With the average job opening getting about 250 applications, candidates need a great resume if they want to stand out.
Even if you have solid work experience and in-demand skills, one basic resume error can get you eliminated from the process. Consider the following massive blunders you could make on your resume and how to avoid them.
It’s hard to read
Forcing your reader to work hard to find the information they want is a big mistake. Research has shown hiring managers spend less than 30 seconds reading any given resume. If they don’t see what they’re trying to find right away, they move on to the next one.
Being mindful of this, make sure you properly feature your most prominent information. Use a layout that makes key information easy to find. Put your name and contact information at the top of the page. Below that, write a summary section that features your most impressive achievements. Use reverse chronological order when listing your work history and bullet points for job highlights, as opposed to a paragraph format.
Not customizing your resume to the position you’re seeking is a huge mistake. Develop a “master” resume document that you can tweak for every application based on what you see in the job description. Each job description places more emphasis on abilities and experience while downplaying other factors.
When you read the job posting, look for ways you can tweak your resume to show the hiring manager that you’ve read the description and can succeed in the role. This might mean adjusting bullet points in your work history to put the most relevant past duties front-and-center. Or, it could mean rewriting your professional summary to spotlight different accomplishments.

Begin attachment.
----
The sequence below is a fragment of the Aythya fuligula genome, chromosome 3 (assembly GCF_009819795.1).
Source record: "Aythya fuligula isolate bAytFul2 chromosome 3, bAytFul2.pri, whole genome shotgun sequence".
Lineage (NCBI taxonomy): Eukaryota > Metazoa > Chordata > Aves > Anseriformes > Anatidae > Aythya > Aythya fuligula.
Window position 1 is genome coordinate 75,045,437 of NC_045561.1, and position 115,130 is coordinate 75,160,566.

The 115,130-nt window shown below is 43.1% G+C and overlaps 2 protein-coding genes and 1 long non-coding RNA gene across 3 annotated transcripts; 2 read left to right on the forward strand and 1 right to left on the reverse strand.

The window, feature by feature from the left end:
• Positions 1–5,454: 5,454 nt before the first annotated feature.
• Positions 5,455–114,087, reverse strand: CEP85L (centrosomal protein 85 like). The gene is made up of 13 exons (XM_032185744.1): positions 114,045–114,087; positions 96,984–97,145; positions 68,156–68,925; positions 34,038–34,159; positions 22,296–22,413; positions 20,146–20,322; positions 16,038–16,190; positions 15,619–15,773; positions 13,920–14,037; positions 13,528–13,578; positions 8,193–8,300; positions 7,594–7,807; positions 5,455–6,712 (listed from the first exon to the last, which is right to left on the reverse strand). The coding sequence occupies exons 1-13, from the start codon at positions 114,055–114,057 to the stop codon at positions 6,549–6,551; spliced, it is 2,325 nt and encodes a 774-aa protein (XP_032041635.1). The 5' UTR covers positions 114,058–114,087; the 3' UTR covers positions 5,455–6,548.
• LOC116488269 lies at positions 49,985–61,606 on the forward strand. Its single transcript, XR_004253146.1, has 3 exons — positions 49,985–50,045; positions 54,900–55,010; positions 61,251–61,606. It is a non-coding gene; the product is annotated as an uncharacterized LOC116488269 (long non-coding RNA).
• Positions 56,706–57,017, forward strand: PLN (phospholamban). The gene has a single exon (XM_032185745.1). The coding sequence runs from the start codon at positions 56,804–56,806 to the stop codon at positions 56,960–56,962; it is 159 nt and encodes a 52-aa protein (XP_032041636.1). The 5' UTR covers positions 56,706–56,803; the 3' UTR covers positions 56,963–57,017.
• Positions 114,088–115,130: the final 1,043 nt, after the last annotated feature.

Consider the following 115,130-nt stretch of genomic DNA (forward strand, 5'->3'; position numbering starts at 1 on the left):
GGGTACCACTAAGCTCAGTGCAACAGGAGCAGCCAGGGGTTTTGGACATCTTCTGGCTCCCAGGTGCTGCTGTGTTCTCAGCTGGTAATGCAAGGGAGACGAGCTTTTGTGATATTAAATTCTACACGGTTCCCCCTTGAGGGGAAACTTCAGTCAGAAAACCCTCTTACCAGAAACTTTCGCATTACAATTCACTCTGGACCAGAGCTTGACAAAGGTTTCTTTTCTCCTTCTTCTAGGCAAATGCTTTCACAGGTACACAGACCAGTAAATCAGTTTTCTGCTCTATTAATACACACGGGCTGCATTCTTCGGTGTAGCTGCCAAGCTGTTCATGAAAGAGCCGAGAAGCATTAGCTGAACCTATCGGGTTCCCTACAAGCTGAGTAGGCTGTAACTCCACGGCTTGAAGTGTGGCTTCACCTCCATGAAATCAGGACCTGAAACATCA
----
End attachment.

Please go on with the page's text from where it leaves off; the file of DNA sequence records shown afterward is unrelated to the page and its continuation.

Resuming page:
Too Much Information: Trying to include every single experience or job you’ve ever held is a great way to get your resume thrown in the garbage.
As opposed to the full breadth of your career, your resume ought to be a tight synopsis. You shouldn’t feel the need to confine your information to one page. However, your resume should not take half an hour to read. Start by including the essentials: Your contact information, work history, education and most valuable skills. Expand on basics with information that will interest your reader. If you have a long work history, think about condensing your first jobs into an ‘Early Career’ section, or leaving them off completely.
Using an ‘objective’ statement
Objective statements are unnecessary nowadays. So, instead of an objective statement, use a career overview or summary that discusses your biggest achievements. Like the rest of your resume, a summary section should be customized to reflect the job description and type of company.
At NSC Technologies, we help job seekers develop targeted resumes based on our deep knowledge of the labor market. If you’re currently looking for job search assistance, please contact us today.